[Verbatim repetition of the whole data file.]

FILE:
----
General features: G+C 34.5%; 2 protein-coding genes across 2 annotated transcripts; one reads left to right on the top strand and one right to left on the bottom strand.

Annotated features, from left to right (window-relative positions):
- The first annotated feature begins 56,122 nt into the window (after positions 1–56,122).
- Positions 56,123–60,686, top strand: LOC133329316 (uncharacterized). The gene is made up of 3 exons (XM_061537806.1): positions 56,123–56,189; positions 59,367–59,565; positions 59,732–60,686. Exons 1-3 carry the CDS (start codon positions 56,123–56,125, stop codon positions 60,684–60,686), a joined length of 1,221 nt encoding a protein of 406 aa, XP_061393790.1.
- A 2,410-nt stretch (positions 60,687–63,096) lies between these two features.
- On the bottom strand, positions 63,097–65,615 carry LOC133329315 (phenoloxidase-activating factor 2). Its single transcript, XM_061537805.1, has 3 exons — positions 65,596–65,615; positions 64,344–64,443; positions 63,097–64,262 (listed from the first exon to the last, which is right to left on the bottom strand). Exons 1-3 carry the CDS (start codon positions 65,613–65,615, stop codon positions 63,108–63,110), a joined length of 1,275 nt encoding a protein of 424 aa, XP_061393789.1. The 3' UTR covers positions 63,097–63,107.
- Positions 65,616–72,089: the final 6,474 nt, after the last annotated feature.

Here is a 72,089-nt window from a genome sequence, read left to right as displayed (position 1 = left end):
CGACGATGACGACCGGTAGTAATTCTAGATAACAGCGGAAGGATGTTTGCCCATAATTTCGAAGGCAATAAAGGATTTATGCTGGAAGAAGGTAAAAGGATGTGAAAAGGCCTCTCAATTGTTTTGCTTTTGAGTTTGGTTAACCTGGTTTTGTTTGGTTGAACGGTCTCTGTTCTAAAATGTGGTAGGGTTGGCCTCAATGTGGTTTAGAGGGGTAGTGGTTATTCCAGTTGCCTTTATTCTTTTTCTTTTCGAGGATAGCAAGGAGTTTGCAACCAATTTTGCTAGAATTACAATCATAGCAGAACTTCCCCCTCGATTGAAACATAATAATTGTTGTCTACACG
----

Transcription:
General features: G+C 34.5%; 2 protein-coding genes across 2 annotated transcripts; one reads left to right on the top strand and one right to left on the bottom strand.

Annotated features, from left to right (window-relative positions):
- The first annotated feature begins 56,122 nt into the window (after positions 1–56,122).
- Positions 56,123–60,686, top strand: LOC133329316 (uncharacterized). The gene is made up of 3 exons (XM_061537806.1): positions 56,123–56,189; positions 59,367–59,565; positions 59,732–60,686. Exons 1-3 carry the CDS (start codon positions 56,123–56,125, stop codon positions 60,684–60,686), a joined length of 1,221 nt encoding a protein of 406 aa, XP_061393790.1.
- A 2,410-nt stretch (positions 60,687–63,096) lies between these two features.
- On the bottom strand, positions 63,097–65,615 carry LOC133329315 (phenoloxidase-activating factor 2). Its single transcript, XM_061537805.1, has 3 exons — positions 65,596–65,615; positions 64,344–64,443; positions 63,097–64,262 (listed from the first exon to the last, which is right to left on the bottom strand). Exons 1-3 carry the CDS (start codon positions 65,613–65,615, stop codon positions 63,108–63,110), a joined length of 1,275 nt encoding a protein of 424 aa, XP_061393789.1. The 3' UTR covers positions 63,097–63,107.
- Positions 65,616–72,089: the final 6,474 nt, after the last annotated feature.

Here is a 72,089-nt window from a genome sequence, read left to right as displayed (position 1 = left end):
CGACGATGACGACCGGTAGTAATTCTAGATAACAGCGGAAGGATGTTTGCCCATAATTTCGAAGGCAATAAAGGATTTATGCTGGAAGAAGGTAAAAGGATGTGAAAAGGCCTCTCAATTGTTTTGCTTTTGAGTTTGGTTAACCTGGTTTTGTTTGGTTGAACGGTCTCTGTTCTAAAATGTGGTAGGGTTGGCCTCAATGTGGTTTAGAGGGGTAGTGGTTATTCCAGTTGCCTTTATTCTTTTTCTTTTCGAGGATAGCAAGGAGTTTGCAACCAATTTTGCTAGAATTACAATCATAGCAGAACTTCCCCCTCGATTGAAACATAATAATTGTTGTCTACACG